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- Obama ‘cavalier’ in hiding foreign aid order, judge rules
- Prince Charles: Muslims are driving Christians from Mideast through persecution
- Gitmo’s first commander: Close the prison down
- Google’s newest photography find: Just wink and shoot
- Detroit’s Heidelberg art project hit by 8 fires in 8 months
- Pa. police pull people over for random DNA tests for feds
- NASA pushing hard to get back into space game
- Harvard student to face federal charges for bomb hoax
- Ronnie Biggs of ‘Great Train Robbery’ fame dies, 84
Inquiry batters Moody’s for 2nd day
Shares of Moody's Corp., owner of the second-largest credit-rating company, fell for a second day after a probe began into whether executives covered up a computer error that gave top rankings to securities that didn’t deserve them.
Moody's stock dropped 21 percent over two days as lawmakers and prosecutors intensified scrutiny of the company’s credit-rating unit. Connecticut Attorney General Richard Blumenthal said Wednesday he is investigating New York-based Moody's for potential fraud in connection with a possible “coverup” of inaccurate ratings. Sen. Charles E. Schumer, New York Democrat urged regulators to examine the matter and fine the company if it delayed disclosing the mistake to investors.
Moody's has been under siege since July, when top-rated debt began tumbling as defaults on subprime mortgages soared to record numbers. The company said Wednesday it is conducting “a thorough review” of whether a computer glitch caused it to assign Aaa rankings to about $4 billion of European securities that later fell in value.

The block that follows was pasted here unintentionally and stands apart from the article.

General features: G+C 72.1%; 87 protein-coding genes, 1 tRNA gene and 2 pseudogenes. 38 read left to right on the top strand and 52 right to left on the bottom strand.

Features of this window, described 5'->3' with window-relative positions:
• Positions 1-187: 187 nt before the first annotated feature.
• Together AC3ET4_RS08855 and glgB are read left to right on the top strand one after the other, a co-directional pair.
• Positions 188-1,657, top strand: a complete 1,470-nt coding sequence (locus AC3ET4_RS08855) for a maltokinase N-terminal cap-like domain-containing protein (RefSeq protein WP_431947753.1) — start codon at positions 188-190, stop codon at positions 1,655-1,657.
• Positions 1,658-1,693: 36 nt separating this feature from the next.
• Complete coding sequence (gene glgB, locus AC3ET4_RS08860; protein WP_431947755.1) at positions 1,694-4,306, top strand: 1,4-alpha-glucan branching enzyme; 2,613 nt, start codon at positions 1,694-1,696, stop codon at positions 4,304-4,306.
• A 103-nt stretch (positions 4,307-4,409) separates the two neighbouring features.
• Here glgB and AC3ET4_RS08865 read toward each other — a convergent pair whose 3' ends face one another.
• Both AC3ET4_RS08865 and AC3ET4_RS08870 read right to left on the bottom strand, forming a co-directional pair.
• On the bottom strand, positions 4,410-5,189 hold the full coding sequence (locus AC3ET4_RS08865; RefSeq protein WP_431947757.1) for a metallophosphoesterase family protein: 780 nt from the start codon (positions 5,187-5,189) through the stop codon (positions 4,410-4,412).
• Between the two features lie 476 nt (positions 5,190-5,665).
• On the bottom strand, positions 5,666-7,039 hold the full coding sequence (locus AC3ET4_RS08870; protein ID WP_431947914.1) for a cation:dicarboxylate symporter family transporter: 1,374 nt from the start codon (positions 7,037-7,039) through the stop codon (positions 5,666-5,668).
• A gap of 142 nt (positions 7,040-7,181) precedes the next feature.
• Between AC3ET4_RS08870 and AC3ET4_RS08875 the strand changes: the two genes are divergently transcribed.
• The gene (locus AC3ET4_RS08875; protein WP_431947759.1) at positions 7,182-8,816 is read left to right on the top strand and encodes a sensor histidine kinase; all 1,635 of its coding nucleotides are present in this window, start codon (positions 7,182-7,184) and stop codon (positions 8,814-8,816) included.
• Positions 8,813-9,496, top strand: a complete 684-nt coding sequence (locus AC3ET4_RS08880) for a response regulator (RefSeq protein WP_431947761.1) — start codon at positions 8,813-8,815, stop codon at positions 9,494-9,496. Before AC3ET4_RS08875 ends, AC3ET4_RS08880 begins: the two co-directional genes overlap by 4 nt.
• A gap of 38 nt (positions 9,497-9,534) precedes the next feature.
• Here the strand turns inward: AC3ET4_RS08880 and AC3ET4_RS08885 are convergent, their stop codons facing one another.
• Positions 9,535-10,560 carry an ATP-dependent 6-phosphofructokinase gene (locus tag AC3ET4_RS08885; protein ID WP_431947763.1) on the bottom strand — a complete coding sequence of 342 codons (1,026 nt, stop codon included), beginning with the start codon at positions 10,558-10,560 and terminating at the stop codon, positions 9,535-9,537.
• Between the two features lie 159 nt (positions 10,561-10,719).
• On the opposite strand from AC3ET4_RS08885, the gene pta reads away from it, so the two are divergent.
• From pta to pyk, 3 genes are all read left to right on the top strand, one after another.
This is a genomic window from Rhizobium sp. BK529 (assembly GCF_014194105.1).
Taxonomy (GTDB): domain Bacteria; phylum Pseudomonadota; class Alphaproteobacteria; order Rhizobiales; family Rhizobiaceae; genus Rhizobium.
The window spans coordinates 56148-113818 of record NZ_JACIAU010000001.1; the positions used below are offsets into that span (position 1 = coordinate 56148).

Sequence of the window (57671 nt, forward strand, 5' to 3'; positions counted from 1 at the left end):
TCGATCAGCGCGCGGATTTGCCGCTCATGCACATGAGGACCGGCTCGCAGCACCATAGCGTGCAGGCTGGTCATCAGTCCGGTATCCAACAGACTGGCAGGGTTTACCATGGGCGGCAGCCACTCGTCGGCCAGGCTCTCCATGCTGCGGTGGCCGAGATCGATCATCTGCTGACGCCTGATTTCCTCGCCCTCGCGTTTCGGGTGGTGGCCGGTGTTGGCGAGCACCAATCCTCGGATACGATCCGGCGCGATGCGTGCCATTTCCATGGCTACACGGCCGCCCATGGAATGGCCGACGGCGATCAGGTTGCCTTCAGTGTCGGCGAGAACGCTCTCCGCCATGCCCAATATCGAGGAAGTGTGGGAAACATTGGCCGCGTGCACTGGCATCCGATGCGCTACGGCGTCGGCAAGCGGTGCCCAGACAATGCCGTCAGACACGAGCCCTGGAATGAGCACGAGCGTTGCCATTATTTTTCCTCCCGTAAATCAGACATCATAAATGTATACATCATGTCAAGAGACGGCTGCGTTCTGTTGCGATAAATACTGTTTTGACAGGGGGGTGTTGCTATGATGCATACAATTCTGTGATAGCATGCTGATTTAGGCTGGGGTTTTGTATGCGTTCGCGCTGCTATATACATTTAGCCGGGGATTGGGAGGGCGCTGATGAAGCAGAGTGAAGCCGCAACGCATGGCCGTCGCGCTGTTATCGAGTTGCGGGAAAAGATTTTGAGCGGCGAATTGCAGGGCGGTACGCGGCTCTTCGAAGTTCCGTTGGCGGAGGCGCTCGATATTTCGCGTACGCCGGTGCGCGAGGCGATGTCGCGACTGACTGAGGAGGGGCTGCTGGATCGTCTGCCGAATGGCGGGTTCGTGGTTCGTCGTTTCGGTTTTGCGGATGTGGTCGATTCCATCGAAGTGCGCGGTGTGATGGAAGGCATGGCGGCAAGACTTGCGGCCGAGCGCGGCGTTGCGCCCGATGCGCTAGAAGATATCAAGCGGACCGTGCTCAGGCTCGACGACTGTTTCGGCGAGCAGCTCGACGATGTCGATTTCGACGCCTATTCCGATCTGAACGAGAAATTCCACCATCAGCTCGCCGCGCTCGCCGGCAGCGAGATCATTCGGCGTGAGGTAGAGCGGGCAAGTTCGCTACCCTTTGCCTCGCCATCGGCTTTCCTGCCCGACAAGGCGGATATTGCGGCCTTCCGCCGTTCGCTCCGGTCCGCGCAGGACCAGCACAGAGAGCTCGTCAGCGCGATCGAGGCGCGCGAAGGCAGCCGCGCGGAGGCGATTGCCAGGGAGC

“It’s a credibility issue,” said Ed Atorino, an analyst at Benchmark Co. in New York. “Sure, they’re hurt, they’re damaged. They’ve tried to get out from under and things keep happening.”
Moody's, which is 19.6 percent owned by Berkshire Hathaway Inc., fell $2.40, or 6.5 percent, to $34.51 in New York Stock Exchange trading. The stock slumped 16 percent Wednesday, the biggest decline since Aug. 20, 1999. It’s down 49 percent in the past year.
Warren Buffett, chairman of Berkshire Hathaway Inc., yesterday urged Moody's to fire employees if the investigation finds they did “things they shouldn’t have done.”
“If people did the wrong thing, they obviously should go,” Mr. Buffett said at a news conference in Milan, Italy.
By John R. Bolton
The president fiddles at his domestic altar while the world burns
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